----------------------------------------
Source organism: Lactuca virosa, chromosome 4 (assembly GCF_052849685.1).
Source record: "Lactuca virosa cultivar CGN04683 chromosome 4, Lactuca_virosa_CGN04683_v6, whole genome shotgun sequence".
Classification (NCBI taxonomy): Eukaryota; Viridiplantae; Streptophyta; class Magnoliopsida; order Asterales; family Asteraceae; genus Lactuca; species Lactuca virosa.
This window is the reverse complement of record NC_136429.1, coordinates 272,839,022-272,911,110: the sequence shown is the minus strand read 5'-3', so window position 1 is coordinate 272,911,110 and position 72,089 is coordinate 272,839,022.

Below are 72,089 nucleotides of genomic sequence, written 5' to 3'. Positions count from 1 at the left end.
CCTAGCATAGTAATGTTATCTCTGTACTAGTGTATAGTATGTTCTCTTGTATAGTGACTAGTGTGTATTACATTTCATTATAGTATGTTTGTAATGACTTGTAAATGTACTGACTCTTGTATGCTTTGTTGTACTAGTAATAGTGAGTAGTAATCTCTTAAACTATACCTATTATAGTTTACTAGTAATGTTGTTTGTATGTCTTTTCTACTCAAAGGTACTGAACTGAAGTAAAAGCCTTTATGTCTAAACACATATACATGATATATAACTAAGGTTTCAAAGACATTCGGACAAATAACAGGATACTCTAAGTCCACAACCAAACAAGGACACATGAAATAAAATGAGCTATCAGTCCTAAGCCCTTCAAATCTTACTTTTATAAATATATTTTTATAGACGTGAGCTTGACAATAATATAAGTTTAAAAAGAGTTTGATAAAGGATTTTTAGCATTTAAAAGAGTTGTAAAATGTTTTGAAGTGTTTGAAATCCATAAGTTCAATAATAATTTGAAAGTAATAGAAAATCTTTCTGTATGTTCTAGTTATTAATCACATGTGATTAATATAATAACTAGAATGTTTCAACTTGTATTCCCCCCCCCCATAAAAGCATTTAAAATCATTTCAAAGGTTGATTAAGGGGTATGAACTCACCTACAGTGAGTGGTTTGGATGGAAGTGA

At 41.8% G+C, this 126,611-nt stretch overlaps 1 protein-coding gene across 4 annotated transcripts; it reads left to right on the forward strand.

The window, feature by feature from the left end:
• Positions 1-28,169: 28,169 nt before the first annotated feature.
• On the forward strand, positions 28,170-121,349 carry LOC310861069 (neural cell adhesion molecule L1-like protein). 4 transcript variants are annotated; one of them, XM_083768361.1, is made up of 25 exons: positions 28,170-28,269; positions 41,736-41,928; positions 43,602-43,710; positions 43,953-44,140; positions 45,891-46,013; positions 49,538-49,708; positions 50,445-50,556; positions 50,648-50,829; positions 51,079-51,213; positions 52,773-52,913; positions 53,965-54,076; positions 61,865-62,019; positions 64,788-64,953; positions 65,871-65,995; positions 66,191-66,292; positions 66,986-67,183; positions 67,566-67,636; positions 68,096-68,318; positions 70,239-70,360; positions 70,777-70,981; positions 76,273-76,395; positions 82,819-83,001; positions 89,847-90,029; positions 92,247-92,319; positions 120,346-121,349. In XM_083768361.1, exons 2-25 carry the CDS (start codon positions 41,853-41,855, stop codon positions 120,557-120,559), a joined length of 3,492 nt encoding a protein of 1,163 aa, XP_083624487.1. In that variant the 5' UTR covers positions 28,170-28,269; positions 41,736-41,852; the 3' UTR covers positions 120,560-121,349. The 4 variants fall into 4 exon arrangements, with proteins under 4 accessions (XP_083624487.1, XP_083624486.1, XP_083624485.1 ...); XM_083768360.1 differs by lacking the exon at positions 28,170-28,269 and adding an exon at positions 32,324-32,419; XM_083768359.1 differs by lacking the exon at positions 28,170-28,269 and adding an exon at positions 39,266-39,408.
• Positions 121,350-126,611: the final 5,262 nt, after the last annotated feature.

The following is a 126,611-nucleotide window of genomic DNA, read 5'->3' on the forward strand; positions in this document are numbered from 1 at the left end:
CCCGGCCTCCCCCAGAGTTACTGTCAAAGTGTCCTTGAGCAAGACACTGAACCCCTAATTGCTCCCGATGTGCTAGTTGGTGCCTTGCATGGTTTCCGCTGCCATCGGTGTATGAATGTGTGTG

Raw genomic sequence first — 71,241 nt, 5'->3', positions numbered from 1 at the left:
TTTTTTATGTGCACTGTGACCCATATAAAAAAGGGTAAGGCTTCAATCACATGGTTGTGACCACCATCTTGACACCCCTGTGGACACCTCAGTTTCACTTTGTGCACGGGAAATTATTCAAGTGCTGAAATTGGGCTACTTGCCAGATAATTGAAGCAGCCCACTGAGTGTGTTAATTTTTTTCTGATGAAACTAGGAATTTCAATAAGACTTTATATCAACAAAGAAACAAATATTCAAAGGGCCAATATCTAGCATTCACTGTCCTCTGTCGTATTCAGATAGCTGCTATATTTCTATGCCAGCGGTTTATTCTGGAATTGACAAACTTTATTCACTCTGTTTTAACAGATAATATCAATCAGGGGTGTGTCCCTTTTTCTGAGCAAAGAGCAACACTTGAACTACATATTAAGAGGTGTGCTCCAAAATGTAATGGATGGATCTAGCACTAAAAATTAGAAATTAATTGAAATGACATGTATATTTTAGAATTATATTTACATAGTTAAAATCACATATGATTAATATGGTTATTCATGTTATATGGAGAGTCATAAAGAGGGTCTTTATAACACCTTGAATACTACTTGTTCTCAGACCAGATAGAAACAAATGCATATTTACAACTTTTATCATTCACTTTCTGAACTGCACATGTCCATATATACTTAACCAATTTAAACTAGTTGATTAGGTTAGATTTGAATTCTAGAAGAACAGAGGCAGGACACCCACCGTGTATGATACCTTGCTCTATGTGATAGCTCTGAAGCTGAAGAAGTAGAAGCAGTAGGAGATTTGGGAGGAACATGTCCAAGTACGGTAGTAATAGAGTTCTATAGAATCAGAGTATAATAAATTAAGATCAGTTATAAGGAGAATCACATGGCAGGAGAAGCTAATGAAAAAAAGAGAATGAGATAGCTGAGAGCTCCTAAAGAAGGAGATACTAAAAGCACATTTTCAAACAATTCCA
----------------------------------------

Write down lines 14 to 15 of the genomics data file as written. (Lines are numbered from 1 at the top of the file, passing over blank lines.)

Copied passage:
Raw genomic sequence first — 71,241 nt, 5'->3', positions numbered from 1 at the left:
TTTTTTATGTGCACTGTGACCCATATAAAAAAGGGTAAGGCTTCAATCACATGGTTGTGACCACCATCTTGACACCCCTGTGGACACCTCAGTTTCACTTTGTGCACGGGAAATTATTCAAGTGCTGAAATTGGGCTACTTGCCAGATAATTGAAGCAGCCCACTGAGTGTGTTAATTTTTTTCTGATGAAACTAGGAATTTCAATAAGACTTTATATCAACAAAGAAACAAATATTCAAAGGGCCAATATCTAGCATTCACTGTCCTCTGTCGTATTCAGATAGCTGCTATATTTCTATGCCAGCGGTTTATTCTGGAATTGACAAACTTTATTCACTCTGTTTTAACAGATAATATCAATCAGGGGTGTGTCCCTTTTTCTGAGCAAAGAGCAACACTTGAACTACATATTAAGAGGTGTGCTCCAAAATGTAATGGATGGATCTAGCACTAAAAATTAGAAATTAATTGAAATGACATGTATATTTTAGAATTATATTTACATAGTTAAAATCACATATGATTAATATGGTTATTCATGTTATATGGAGAGTCATAAAGAGGGTCTTTATAACACCTTGAATACTACTTGTTCTCAGACCAGATAGAAACAAATGCATATTTACAACTTTTATCATTCACTTTCTGAACTGCACATGTCCATATATACTTAACCAATTTAAACTAGTTGATTAGGTTAGATTTGAATTCTAGAAGAACAGAGGCAGGACACCCACCGTGTATGATACCTTGCTCTATGTGATAGCTCTGAAGCTGAAGAAGTAGAAGCAGTAGGAGATTTGGGAGGAACATGTCCAAGTACGGTAGTAATAGAGTTCTATAGAATCAGAGTATAATAAATTAAGATCAGTTATAAGGAGAATCACATGGCAGGAGAAGCTAATGAAAAAAAGAGAATGAGATAGCTGAGAGCTCCTAAAGAAGGAGATACTAAAAGCACATTTTCAAACAATTCCA